November 12, 2017—The 23rd "Conference of the Parties" (COP), the annual event at which world leaders meet to confront human-induced climate change, is in progress in Bonn, the Federal Republic of Germany. This year's focus will be on achieving greater transparency in efforts by signatory nations, which include every country in the world except the U.S., to curb the emission of greenhouse gases. Though all signatories have made pledges to reduce emissions, cooperation is voluntary and processes are in many cases lacking in the transparency that would permit outside evaluation. The U.S., which in spite of the Accidental President's notification of U.S. withdrawal cannot formally abandon the treaty until 2020, has sent a delegation to the conference. It's dubious orders: to convince other nations to continue burning fossil fuels. Meanwhile a host of Democratic pols, from mayors to senators to governors, are working on the margins of the conference to convince delegates not to rule out future U.S. participation.
November 10, 2017—A little more than a week after House Republicans unveiled their tax blueprint, their co-partisans in the Senate have offered their own version. Major differences with the House version include maintaining the home mortgage interest deduction on houses worth up to $1 million (as opposed to $500,000 in the House bill), a larger deduction for small businesses, and a larger child tax credit. Both bills cut the rate on corporate profits from 35 to 20 percent, and both versions eliminate deductions for state and local taxes—a provision that will hurt those states, chiefly Democratic, with activist governments. Both bills envision adding nearly $1.5 trillion to the nation's debt over 10 years. A Reuters "Factbox" outlines the key differences between the House and Senate measures.
November 9, 2017—Denver's Inititiative 300, which requires large buildings constructed in the city to install rooftops gardens, potentially in combination with solar panels, has been approved by voters. The city of Denver is characterized by one of the nation's worst "heat island" effects; the rooftop vegetation legislated by the initiative will help counter the problem. The vegetation will have the added benefit of absorbing CO2, the most prevalent planet-warming greenhouse gas.
November 8, 2017—Democrats wracked up major gains in yesterday's off-year elections, winning governors' seats in Virginia and New Jersey, adding 7 seats in the still Republican-controlled Virginia House of Delegates, and flipping the general assembly of Washington State to the blue column, solidifying a phalanx of Democratic control up and down the entire West Coast. In another gain for social democracy, Maine voters approved a referendum measure to accept the Obamacare Medicaid expansion, which will expand healthcare access for the state's low-income residents. Some observers are already calling a shift in the nation's political landscape (and here).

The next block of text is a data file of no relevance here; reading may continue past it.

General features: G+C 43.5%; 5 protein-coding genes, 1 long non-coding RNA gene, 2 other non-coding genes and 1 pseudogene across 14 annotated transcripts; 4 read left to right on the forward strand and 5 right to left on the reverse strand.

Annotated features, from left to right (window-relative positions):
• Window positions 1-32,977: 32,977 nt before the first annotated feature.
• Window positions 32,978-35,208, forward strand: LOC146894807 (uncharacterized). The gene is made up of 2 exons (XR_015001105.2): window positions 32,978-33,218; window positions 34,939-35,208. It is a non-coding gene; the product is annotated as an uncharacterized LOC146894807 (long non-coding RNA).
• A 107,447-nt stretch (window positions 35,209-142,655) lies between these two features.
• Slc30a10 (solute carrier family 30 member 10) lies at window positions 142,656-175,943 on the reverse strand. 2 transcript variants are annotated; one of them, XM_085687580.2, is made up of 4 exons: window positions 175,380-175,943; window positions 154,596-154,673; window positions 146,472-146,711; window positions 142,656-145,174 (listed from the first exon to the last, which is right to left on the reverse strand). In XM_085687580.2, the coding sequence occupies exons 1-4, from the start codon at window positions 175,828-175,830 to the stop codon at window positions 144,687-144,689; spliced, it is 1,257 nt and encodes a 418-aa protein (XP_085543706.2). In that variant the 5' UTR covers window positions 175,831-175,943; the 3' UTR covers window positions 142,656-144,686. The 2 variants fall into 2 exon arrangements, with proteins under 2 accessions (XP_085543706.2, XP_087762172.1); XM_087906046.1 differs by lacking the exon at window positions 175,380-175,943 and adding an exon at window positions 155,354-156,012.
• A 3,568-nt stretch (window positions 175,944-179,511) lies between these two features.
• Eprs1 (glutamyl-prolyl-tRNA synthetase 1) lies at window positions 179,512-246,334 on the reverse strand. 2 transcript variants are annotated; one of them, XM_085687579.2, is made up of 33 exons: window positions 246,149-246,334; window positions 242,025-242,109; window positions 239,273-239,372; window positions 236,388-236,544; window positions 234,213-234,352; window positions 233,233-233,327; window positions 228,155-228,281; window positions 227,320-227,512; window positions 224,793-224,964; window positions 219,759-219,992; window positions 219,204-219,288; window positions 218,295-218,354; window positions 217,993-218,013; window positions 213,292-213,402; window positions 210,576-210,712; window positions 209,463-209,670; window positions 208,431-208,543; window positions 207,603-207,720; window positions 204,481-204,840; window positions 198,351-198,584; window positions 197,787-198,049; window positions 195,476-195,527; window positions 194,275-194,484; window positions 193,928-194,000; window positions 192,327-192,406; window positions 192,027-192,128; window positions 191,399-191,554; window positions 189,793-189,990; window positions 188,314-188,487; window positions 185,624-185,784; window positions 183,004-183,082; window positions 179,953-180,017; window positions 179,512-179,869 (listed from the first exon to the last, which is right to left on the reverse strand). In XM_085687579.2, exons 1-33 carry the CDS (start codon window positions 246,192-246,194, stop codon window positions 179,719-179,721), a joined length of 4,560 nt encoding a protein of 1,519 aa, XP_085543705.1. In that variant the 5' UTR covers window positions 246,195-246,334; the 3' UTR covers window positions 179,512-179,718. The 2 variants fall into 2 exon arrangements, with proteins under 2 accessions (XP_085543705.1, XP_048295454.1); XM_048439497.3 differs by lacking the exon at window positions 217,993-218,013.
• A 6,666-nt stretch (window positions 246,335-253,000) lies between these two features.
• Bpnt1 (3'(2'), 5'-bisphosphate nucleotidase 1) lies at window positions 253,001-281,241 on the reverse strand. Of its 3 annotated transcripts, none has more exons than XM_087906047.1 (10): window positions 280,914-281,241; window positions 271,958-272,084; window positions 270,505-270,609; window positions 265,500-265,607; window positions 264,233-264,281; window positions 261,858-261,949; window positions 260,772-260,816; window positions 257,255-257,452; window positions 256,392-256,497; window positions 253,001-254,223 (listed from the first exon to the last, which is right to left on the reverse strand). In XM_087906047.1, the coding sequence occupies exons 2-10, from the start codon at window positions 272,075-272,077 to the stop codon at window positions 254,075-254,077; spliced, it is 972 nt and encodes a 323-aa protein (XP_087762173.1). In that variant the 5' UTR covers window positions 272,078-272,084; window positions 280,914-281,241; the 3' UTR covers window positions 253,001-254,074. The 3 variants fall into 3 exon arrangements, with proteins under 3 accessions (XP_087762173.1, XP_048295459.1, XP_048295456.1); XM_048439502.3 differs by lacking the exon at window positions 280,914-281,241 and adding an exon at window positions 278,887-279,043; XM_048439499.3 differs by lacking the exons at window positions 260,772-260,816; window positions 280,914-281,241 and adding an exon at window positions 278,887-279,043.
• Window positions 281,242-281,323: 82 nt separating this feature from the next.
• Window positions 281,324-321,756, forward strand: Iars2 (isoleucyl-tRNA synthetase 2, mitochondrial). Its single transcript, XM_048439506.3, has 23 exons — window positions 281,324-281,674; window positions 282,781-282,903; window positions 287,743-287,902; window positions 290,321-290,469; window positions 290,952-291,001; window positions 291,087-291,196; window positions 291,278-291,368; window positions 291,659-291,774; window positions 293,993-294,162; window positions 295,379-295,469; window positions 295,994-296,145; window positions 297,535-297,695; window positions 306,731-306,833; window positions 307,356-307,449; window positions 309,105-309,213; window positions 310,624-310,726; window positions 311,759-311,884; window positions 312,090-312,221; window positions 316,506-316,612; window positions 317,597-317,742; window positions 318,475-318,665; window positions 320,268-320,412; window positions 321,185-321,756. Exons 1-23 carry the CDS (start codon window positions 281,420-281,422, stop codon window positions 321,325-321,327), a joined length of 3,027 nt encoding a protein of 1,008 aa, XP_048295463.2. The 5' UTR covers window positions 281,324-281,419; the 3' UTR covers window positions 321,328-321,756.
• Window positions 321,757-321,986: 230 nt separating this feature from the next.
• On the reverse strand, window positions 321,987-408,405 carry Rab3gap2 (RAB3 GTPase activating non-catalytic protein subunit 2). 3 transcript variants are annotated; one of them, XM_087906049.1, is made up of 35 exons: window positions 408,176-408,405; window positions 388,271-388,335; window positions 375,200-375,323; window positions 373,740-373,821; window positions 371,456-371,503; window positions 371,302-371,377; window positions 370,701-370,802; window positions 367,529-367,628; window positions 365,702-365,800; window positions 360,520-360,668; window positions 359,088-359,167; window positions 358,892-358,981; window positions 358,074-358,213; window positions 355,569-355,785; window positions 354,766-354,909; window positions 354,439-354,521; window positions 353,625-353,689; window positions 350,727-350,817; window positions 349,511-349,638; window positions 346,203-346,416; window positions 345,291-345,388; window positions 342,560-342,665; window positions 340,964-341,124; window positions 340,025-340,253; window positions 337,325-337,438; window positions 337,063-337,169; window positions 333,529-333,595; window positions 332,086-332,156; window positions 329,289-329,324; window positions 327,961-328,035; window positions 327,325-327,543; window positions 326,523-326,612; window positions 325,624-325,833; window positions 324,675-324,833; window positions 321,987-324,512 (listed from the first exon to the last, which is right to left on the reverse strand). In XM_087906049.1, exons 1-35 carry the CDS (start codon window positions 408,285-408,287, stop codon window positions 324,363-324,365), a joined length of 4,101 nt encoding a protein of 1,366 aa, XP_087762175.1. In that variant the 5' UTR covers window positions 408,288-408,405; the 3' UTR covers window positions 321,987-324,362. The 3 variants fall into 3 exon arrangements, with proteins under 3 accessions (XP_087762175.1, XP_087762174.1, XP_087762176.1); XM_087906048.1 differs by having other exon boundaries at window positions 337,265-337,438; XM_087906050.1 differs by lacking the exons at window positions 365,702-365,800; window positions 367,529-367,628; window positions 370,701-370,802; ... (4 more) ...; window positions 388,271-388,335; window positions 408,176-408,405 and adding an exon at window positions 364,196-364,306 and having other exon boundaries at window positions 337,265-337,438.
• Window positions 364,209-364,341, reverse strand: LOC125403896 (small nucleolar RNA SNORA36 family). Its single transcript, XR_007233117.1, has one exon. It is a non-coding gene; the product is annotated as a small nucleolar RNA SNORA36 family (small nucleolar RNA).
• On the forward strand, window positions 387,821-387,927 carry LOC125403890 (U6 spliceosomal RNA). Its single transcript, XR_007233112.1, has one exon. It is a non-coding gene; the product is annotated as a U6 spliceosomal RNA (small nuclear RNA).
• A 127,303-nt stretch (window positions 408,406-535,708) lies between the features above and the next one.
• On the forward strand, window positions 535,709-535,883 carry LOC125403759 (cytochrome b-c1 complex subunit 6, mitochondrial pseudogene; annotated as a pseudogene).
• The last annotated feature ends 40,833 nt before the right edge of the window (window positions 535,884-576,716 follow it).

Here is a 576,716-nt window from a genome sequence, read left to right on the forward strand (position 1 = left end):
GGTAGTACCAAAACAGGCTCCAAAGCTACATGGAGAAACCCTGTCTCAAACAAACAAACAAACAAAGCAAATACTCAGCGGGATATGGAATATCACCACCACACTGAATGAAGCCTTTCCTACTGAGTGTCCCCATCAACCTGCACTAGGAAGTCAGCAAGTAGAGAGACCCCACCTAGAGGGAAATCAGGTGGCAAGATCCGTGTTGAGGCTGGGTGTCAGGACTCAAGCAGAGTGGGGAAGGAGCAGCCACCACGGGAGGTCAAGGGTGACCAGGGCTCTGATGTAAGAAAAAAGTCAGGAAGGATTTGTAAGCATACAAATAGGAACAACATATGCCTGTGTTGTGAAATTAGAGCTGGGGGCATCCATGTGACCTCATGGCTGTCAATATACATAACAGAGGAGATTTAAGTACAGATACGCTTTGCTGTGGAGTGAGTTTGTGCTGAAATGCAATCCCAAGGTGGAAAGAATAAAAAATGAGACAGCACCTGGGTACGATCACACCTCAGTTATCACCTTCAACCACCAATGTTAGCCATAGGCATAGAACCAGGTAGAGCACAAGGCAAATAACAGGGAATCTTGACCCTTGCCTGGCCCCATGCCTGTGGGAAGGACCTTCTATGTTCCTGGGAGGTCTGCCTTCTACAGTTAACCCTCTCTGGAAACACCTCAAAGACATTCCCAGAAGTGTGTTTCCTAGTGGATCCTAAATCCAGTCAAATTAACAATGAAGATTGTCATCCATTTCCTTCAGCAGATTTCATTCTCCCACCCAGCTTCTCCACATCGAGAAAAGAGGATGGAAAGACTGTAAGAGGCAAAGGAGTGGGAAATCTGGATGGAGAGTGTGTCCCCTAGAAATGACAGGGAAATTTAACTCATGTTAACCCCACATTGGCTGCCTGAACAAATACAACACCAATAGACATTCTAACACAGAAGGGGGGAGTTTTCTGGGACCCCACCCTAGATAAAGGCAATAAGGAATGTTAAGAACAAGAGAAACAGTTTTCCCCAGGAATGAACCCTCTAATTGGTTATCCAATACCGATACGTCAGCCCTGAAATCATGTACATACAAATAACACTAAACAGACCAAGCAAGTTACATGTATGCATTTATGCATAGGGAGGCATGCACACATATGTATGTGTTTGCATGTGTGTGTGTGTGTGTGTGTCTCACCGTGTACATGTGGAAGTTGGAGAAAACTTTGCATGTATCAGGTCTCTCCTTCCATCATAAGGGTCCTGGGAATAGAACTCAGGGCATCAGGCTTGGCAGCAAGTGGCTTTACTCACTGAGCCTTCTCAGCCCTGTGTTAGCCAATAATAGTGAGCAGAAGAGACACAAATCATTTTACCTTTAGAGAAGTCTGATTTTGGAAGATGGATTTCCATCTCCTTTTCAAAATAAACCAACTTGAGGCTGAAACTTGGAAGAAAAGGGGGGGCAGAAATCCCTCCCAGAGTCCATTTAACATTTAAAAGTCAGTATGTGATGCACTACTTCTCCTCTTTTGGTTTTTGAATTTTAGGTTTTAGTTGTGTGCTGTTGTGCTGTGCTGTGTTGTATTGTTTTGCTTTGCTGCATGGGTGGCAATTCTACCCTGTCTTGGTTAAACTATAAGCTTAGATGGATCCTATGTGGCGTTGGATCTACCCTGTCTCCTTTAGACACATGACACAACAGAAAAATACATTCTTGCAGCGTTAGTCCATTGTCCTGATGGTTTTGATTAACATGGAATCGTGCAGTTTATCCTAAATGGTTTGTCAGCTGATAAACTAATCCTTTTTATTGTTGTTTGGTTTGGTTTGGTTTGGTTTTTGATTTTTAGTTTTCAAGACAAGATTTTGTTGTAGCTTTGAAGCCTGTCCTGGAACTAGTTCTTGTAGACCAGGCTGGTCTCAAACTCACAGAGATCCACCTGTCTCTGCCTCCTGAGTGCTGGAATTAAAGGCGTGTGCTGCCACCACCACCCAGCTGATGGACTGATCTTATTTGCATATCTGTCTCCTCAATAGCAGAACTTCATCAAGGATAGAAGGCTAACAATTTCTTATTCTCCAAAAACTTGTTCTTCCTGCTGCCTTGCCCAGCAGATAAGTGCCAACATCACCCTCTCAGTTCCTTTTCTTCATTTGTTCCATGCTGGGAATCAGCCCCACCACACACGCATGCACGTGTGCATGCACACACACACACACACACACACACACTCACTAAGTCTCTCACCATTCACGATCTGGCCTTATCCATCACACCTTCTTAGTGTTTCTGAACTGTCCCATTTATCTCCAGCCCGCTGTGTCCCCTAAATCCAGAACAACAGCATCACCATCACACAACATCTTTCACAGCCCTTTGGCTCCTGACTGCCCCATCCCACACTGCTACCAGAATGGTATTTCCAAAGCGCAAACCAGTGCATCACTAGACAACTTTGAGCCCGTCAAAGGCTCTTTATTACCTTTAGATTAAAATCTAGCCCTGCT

November 7, 2017—Democrats will be hoping to score some gains in Tuesday elections, most especially in governor's races in Virgina and New Jersey, but also in Washington State, where the turn of a single seat could result in a phalanx of Democrat-controlled state governments up and down the West Coast.
November 2, 2017—In an ongoing effort to clarify the party's positions, congressional Democrats today released a set of proposals in support of union labor. Their goals include insuring that government employees continue to enjoy the same rights to organize as private employees, a ban on the permanent replacement of striking workers, restrictions of management campaigns to discourage unionization and, most significantly, a ban on so-called "right to work" laws.
November 2, 2017—The House of Representatives today fired their opening salvo in a bid to drastically restructure the U.S. tax code in favor of business and the wealthy. Chief provisions lower the rate on corporate profits from 35 to 20 percent, eliminate inheritance taxes and reduce the current number of individual income tax brackets from 7 to 3, with the highest marginal rate of 39% applied only to income over $1 million, as opposed to one-half million currently. A substantially higher standard deduction will mean lower tax bills for many middle-class families, but the loss of personal exemptions and the mortgage interest and state and local taxes deductions will cause the taxes of others to rise. In contradiction to Republicans' perennial demands for a balanced budget, the plan would add $1.5 trillion to the U.S. government's debt in 10 years. House Minority Leader Nancy Pelosi correctly stated that "if you're the wealthiest 1 percent, Repbulicans will give you the sun, the moon and the stars, all of that at the expense of the great middle class." The bill will undergo extensive revisions, most likely, before being passed in the House, and will then need to be reconciled to a still-develping Senate measure. The plan is broken down in a Washington Post article and with a set of charts in the New York Times.
November 3, 2017—The House of Representatives on Friday voted to continue funding for the Children's Health Insurance Program, or CHIP. Democrats vow to fight the measure in the Senate, however, due to added provisions which adversely affect Medicare and ACA clients. The program insures access to healtcare for some 9 million American children.